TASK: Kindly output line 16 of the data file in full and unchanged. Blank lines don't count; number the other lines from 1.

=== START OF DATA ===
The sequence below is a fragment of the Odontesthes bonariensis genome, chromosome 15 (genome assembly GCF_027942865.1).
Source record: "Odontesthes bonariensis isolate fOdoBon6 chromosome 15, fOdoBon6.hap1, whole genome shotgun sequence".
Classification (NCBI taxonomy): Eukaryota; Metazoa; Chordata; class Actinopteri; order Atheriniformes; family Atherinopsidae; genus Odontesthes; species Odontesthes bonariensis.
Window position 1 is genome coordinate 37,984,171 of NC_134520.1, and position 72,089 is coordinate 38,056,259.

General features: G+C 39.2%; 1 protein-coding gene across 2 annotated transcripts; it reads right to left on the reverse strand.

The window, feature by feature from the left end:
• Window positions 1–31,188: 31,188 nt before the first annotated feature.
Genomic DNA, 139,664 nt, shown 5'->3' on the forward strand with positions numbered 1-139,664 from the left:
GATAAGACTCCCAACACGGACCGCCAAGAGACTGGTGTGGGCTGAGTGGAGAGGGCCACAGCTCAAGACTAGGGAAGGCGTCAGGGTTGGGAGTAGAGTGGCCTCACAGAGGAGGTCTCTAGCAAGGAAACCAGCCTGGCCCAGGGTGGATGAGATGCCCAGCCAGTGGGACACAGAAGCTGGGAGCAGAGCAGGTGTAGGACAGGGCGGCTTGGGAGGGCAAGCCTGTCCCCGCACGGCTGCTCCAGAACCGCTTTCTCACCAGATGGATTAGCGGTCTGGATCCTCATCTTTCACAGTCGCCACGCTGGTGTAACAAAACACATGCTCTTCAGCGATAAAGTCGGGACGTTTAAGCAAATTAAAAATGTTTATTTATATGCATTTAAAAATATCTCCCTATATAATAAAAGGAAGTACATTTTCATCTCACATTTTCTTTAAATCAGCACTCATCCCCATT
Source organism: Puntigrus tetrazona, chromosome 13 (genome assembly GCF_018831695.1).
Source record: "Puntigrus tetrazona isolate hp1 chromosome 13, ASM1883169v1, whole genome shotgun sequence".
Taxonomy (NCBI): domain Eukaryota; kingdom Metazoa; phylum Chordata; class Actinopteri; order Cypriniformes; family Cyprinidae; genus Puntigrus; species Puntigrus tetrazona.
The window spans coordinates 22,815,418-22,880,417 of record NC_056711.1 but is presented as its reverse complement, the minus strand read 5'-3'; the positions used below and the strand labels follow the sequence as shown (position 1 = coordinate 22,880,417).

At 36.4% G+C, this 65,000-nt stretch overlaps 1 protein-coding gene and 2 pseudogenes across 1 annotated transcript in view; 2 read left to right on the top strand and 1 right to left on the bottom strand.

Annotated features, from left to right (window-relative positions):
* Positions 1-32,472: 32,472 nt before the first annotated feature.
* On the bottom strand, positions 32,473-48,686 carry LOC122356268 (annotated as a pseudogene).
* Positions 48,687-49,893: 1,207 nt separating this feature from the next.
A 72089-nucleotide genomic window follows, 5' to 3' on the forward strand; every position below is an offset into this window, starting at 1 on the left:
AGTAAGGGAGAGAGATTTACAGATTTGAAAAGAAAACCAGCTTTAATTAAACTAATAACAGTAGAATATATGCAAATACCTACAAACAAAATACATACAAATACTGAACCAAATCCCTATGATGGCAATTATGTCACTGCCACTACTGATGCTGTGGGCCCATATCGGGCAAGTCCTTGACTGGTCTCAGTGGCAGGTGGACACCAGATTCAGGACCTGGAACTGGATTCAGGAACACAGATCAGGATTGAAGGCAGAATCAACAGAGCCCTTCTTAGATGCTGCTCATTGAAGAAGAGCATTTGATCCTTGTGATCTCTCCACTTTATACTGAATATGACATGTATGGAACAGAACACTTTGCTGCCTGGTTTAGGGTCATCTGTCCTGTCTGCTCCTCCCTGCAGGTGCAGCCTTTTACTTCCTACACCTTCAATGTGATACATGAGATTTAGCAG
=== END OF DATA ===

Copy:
* Positions 1-32,472: 32,472 nt before the first annotated feature.